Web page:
Leader Assistant Podcast Ask Me Anything

In this Ask Me Anything episode of The Leader Assistant Podcast, I do my best to answer the following questions from assistants all over the world:

  • Do you ever suffer from imposter syndrome?
  • Have you ever reached a place when you want to leave a company or are feeling unfulfilled and how have you dealt with that? What conversations have you had?
  • What was the transition like from working within a church (non-profit) environment and then transitioning to the corporate (for-profit) world? I’m really interested to hear the positives you experienced, challenges you faced, etc.
  • How do you deal with high pressure situations?
Jeremy and Meg Picture on Hike

I’m a longtime executive assistant, international speaker and trainer, founder of The Leader Assistant Community and Premium Membership, author of the #1 Amazon Bestselling book, The Leader Assistant: Four Pillars of a Confident, Game-Changing Assistant, and host of the #1 podcast for assistants – The Leader Assistant Podcast.

I’ve worked with CEOs, professional athletes, Fortune 100 board members, billionaires, pastors—and their assistants—in both the nonprofit and for-profit sectors.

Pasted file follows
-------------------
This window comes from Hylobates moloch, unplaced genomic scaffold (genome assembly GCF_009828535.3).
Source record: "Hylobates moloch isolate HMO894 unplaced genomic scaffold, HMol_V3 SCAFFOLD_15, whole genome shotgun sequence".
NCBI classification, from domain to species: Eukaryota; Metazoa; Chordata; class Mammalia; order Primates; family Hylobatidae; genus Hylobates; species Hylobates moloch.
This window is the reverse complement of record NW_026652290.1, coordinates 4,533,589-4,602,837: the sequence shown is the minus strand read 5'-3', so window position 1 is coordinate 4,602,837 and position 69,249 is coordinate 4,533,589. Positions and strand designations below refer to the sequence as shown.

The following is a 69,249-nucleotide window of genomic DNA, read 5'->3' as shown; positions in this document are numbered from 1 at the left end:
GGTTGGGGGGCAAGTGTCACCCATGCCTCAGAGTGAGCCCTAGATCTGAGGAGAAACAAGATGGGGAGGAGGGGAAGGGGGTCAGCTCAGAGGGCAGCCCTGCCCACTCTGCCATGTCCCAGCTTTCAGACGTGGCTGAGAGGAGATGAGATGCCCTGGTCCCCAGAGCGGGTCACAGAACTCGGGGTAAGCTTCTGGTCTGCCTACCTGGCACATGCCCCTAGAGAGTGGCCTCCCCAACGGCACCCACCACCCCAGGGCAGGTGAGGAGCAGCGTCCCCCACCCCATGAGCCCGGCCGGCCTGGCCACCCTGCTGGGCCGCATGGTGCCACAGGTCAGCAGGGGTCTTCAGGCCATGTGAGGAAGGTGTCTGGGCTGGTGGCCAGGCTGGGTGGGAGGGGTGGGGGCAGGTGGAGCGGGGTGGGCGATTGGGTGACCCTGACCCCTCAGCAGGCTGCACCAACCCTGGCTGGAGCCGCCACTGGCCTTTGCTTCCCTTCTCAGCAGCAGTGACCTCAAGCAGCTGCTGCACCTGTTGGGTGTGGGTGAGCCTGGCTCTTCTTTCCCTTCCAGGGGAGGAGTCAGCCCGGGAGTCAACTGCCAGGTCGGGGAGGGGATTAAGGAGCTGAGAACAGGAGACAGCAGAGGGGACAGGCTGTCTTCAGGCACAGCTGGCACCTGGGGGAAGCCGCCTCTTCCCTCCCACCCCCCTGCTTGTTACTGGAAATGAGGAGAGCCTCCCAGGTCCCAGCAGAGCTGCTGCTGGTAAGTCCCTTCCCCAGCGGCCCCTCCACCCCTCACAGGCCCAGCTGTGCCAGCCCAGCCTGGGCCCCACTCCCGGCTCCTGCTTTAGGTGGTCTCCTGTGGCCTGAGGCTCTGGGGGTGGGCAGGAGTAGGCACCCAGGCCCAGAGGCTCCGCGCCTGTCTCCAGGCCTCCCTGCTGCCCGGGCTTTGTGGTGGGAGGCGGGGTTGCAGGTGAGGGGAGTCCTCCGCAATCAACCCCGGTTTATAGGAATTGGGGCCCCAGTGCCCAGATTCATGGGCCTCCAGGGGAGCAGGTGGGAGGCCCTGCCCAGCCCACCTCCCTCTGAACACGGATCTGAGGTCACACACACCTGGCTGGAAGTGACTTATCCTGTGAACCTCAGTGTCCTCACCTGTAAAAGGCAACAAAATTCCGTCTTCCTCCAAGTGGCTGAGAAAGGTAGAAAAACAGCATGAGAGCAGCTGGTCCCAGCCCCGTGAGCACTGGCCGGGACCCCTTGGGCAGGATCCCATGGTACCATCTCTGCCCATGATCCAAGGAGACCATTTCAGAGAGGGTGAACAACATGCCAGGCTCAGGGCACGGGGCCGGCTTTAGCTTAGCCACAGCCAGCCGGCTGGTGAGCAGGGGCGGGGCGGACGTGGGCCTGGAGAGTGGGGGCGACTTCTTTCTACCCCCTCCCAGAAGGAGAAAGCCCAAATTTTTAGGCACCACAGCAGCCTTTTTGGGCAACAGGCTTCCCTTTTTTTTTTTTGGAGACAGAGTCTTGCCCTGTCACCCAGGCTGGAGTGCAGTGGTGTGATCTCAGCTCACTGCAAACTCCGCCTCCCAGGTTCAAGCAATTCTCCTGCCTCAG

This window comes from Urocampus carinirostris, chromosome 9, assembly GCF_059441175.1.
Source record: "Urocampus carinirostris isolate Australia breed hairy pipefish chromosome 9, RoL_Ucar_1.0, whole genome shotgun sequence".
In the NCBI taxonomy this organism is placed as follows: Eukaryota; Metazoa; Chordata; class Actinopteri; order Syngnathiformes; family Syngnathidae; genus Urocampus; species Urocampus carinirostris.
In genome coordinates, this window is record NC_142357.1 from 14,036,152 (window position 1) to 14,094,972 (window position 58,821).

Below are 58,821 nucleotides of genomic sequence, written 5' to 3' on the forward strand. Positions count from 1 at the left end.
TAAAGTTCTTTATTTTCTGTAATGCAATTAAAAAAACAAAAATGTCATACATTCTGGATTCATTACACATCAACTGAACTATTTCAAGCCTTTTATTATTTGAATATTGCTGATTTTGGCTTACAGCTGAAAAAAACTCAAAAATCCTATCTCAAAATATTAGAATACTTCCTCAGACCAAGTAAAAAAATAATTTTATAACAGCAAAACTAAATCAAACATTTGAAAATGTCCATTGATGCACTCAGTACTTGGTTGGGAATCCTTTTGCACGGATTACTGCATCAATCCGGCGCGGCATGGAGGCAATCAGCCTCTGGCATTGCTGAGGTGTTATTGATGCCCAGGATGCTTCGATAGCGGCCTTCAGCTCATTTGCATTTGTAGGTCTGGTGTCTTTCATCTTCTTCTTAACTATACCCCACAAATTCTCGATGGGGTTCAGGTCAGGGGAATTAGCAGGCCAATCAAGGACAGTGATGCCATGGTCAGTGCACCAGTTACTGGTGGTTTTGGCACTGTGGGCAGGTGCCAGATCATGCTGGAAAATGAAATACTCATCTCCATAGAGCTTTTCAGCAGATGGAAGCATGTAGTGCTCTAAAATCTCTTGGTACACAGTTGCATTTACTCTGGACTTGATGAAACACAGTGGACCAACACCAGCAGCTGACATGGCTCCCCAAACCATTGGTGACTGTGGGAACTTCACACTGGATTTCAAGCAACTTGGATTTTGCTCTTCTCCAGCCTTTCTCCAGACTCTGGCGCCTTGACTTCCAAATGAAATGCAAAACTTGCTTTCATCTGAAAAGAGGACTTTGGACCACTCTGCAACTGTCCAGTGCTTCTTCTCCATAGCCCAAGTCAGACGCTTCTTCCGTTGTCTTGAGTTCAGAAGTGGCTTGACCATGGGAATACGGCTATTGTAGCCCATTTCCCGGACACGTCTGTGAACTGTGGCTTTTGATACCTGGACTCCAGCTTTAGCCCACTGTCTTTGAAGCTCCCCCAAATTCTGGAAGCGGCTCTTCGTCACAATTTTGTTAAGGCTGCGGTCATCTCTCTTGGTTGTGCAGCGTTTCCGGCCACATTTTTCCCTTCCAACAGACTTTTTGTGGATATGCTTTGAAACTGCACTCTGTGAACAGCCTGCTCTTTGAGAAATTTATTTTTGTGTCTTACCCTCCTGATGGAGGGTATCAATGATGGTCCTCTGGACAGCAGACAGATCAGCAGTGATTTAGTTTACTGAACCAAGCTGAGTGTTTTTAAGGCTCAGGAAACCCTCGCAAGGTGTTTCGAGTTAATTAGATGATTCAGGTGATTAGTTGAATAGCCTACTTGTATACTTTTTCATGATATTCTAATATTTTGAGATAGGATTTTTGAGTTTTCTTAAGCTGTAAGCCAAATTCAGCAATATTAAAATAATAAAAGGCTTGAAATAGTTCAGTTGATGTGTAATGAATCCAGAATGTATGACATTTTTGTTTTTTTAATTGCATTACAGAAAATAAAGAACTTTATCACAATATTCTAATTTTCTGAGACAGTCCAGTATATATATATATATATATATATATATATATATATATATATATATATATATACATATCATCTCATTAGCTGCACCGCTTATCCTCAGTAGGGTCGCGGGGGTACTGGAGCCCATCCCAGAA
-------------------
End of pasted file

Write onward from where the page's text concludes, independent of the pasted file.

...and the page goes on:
I’ve also had the opportunity to speak at administrative professional and executive assistant conferences all over the world, including Hong Kong, Thailand, and Germany.

I’m currently EA to the Founder and CEO of Capacity, a fast-growing artificial intelligence SaaS startup with an AI-powered, support automation platform.

My passion is to help you lead well, resist burnout, and automate before you’re automated.

I live in Kansas City, MO with my amazing wife and 2 boys. My hobbies are podcasting, beer, music, stocks, and entrepreneurship.


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Podcast Intro 0:03
The Leader Assistant Podcast exists to encourage and challenge assistants to become competent game changing leader assistants.

Jeremy Burrows 0:15